But the speed of such rapid growth itself can uncover installation problems, according to Dissigno CEO Dave Williams.

His experience includes serving on the merit review committees for the DOE Sunshot programme, and on the technical review committee for the national labs which are working on improving certification models, to ensure that the exposure the panels get is really analogous to stresses they will see in real life.

“One of the things China is good at is accomplishing things. And so if they set out to install a lot of solar they always hit those targets, and if not hit them, then really smash them,” says Williams.

“So when you're at that level of scale I think what we're seeing is a little bit of a window into the fact that at scale, when you are absorbing so many panels, it's likely that you are going to run into some that are not performing optimally.”

PV Reliability Group Manager and Principal Scientist at NREL, Sarah Kurtz is also skeptical.

“I keep hearing that they have a problem, but I haven't seen the data and there's some chance that the problem has as much to do with smog as with the hardware, but I don't really know,” she says. “Their utility scale developers may have as big a problem with the system design as the module design.”

Growing pains are normal

Li points out that compared with more established industries, PV project development in China is still a rising sector, and as with any new industry, it is quite common that there will be problems to be ironed out during the early stages of development.

Most of the world’s major solar module manufacturers are in China, and the dispersal of photovoltaic engineering talent is international. Australia, for example, is thought to offer the only photovoltaic degree programme in the world.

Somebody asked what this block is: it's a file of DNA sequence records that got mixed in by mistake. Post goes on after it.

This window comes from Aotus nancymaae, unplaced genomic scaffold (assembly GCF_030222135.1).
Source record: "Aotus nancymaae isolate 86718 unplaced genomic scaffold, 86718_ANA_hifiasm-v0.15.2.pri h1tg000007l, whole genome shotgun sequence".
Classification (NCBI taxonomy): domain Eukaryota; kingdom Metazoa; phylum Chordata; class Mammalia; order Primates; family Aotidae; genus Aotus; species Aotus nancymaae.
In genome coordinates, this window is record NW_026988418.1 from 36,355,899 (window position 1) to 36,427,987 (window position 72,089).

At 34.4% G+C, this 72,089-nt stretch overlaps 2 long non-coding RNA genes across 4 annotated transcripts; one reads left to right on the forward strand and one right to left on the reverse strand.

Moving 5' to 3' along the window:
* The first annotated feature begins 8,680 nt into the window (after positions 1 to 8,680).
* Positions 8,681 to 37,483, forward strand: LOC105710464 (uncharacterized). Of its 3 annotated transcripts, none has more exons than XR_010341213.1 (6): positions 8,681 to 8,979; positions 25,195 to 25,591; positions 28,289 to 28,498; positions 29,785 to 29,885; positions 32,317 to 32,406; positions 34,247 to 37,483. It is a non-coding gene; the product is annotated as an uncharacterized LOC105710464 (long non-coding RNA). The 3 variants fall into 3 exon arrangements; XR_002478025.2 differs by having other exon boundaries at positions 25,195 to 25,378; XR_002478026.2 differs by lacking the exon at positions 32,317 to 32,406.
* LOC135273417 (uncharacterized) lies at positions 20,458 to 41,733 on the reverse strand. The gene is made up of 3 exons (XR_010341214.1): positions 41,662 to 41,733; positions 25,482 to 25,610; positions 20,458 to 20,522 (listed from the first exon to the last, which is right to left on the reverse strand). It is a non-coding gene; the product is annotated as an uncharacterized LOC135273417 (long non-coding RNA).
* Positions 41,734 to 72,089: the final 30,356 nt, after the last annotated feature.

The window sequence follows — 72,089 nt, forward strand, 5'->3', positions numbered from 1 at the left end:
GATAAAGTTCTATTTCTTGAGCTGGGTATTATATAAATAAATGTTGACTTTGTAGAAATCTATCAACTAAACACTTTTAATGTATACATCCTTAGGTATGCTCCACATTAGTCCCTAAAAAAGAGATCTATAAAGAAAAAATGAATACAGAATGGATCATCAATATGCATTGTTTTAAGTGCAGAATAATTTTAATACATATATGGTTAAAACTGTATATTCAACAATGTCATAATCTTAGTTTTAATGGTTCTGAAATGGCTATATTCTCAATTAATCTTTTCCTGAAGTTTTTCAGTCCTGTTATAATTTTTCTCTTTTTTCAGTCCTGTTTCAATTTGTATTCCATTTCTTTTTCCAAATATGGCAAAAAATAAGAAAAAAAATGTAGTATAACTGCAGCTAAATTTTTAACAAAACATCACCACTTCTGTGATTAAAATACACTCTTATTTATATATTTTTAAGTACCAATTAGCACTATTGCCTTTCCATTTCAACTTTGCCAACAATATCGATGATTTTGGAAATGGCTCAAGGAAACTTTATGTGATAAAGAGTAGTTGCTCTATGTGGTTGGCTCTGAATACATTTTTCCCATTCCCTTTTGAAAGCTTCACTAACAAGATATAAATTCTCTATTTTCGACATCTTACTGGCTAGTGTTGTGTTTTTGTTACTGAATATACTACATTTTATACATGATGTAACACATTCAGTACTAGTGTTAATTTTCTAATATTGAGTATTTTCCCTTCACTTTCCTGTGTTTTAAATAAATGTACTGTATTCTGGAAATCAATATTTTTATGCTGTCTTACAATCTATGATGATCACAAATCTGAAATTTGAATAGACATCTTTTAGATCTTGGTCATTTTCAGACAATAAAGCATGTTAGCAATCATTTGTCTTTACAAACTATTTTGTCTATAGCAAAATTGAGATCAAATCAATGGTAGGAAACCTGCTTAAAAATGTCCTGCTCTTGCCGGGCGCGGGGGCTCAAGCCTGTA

“It's something not many people are aware of, the impact that our educational programmes here have been able to have on people around the world,” says University of New South Wales Professor Stuart Wenham, Director of the ARC Photovoltaics Centre of Excellence, which enrols 500 students at a time.

“Dr. Chi, who founded Suntech was one of our former PhD students,” he says. “A lot of these other Chinese firms such as JA Solar, were founded by people from our group here, or like Trina Solar, have former students of ours in senior management positions. About 40 of our former students are in management positions in many of the largest photovoltaic companies in the world; senior engineers, chief technical officers or vice presidents of technology.”

No international standard covers longevity

Part of the problem is that there are no ratings for long-term reliability.

There are internationally accepted tests, such as IEC 61215 and IEC 61730 which can assure basic reliability and durability,” says Li. “But a 25 year warranty is not covered in an IEC standard.”